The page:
Sermons

Summary: Prophesy is not so much about foretelling the future as it is announcing God's message, which more often than not is a call to repentance. God's prophetic church will call the world to repentance.

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A PROPHET TO THE NATIONS

God spoke to Jeremiah saying, “Before I formed you in the womb I knew you, and before you were born I consecrated you; I appointed you a prophet to the nations” (Jer 1:4-5, ESV). Jeremiah, like all of the great prophets, felt inadequate for the calling, but God reassured him that he would not be alone, saying, “Behold, I have put my words in your mouth. See, I have set you this day over nations and over kingdoms, to pluck up and to break down, to destroy and to overthrow, to build and to plant” (vv.9-10).

No one man can claim the mantle of Jeremiah today. Christ made the last call and commission in Matthew 28:18-20 when He issued the marching orders of his army of 12. There are no successors to the apostles; but the body of Christ, which is being built on the foundation of the apostles and prophets, must carry out the commission in every age, if it is faithful to Him. Peter wrote, “But you are a chosen race, a royal priesthood, a holy nation, a people for his own possession, that you may proclaim the excellencies of Him who called you out of darkness into his marvelous light. Once you were not a people, but now you are God's people; once you had not received mercy, but now you have received mercy” (1 Pet 2:9-10).

THE EMPOWERING AND COMMISSIONING OF THE CHURCH

The commission began with the apostles: “And Jesus came and said to them, ‘All authority in heaven and on earth has been given to me. Go therefore and make disciples of all nations, baptizing them in the name of the Father and of the Son and of the Holy Spirit, teaching them to observe all that I have commanded you. And behold, I am with you always, to the end of the age” (Matt 28:18-20). Jesus promised the 12 that He would not leave them as orphans saying, “I will ask the Father, and He will give you another Helper, to be with you forever, even the Spirit of truth, whom the world cannot receive, because it neither sees Him nor knows Him. You know Him, for He dwells with you and will be in you.” The Holy Spirit, through Peter, extended the promise to as many as the Lord shall call (Acts 2:39). It has always been the work of the Holy Spirit to convict the world of sin, for Jesus said, “Nevertheless, I tell you the truth: it is to your advantage that I go away, for if I do not go away, the Helper will not come to you. But if I go, I will send Him to you. And when He comes, He will convict the world concerning sin and righteousness and judgment” (John 16:7-8). However, the Spirit has never worked directly on the hearts of sinners, but always through human agency. “You then, my child, be strengthened by the grace that is in Christ Jesus, and what you have heard from me in the presence of many witnesses entrust to faithful men who will be able to teach others also” (2 Tim 2:2).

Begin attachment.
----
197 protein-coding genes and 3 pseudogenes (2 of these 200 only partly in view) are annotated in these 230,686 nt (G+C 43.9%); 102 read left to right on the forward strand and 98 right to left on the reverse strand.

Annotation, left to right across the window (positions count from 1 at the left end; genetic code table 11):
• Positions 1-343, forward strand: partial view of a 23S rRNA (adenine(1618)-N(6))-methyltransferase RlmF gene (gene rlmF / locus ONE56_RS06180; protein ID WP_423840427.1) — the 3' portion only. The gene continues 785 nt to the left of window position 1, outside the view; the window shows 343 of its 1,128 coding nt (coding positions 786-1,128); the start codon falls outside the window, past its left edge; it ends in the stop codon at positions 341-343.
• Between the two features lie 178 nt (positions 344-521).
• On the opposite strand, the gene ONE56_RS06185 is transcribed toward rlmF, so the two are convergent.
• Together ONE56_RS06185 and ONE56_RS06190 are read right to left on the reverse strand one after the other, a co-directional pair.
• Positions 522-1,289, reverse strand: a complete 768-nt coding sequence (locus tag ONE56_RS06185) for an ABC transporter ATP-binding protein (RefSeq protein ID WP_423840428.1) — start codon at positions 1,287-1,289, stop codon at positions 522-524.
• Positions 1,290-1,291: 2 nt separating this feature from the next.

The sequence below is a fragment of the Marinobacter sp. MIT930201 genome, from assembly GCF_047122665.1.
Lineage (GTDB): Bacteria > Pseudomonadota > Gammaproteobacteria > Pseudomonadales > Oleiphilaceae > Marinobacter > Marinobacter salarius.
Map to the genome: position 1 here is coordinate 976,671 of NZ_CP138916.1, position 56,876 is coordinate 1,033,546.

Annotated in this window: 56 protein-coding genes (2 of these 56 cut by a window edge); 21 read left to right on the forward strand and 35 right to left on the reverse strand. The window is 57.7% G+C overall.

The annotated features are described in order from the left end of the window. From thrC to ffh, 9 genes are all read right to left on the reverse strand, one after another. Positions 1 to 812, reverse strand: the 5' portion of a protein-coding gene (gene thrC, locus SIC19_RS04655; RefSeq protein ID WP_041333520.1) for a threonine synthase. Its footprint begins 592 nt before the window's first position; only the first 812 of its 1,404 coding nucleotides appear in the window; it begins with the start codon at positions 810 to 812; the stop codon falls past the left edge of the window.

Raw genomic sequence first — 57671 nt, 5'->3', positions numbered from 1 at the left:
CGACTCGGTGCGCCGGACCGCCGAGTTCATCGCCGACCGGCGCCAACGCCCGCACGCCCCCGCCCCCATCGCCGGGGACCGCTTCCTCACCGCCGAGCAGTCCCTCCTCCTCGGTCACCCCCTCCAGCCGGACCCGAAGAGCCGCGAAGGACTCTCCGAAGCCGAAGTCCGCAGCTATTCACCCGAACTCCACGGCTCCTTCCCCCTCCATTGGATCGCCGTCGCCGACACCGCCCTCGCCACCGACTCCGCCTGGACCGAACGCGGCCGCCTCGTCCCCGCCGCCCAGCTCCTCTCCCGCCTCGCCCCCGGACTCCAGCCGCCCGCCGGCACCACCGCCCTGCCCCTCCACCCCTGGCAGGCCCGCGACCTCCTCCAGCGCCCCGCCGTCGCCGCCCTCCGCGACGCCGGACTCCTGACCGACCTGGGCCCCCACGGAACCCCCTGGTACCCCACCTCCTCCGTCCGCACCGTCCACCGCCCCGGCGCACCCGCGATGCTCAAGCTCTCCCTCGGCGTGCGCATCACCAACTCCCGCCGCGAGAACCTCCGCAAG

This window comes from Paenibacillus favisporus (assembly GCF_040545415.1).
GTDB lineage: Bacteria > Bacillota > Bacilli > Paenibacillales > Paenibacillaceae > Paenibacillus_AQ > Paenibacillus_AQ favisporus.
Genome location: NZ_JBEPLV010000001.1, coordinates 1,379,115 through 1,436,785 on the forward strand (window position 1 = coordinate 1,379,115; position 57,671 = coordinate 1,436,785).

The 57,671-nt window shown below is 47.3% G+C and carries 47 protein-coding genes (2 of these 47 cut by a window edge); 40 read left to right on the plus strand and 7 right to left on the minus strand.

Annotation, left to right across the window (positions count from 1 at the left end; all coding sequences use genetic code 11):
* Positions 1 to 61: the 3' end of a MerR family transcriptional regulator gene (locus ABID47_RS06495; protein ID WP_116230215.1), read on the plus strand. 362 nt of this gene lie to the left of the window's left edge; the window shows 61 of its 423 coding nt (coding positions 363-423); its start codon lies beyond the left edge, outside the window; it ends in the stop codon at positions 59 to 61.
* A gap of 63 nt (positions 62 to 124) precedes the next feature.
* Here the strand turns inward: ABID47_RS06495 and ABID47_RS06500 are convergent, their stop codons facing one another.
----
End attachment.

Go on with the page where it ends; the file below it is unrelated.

TRACING THE PATH OF THE HOLY SPIRIT IN THE BOOK OF ACTS

In Luke’s account of the Great Commission, Jesus says, “Thus it is written, and thus it behooved Christ to suffer, and to rise from the dead the third day: And that repentance and remission of sins should be preached in His name among all nations, beginning at Jerusalem” (24:46-47). The apostles did not use the word “love” a single time in sermons recorded by Luke in the Book of Acts, yet today, the airwaves are filled with preachers telling unrepentant sinners, “God loves you just like you are, and He wants you to be healthy, happy, and rich.” Paul warns of those who by flattery and fair speech deceive their listeners. While God’s love for lost humanity is the motive for His sending His son, the message of the cross is a message of crucifixion—His and ours. Paul wrote, “We know that our old self was crucified with Him in order that the body of sin might be brought to nothing, so that we would no longer be enslaved to sin” (Rom 6:6). The commission is not to tell the world how much God loves them, but to preach repentance for remission.


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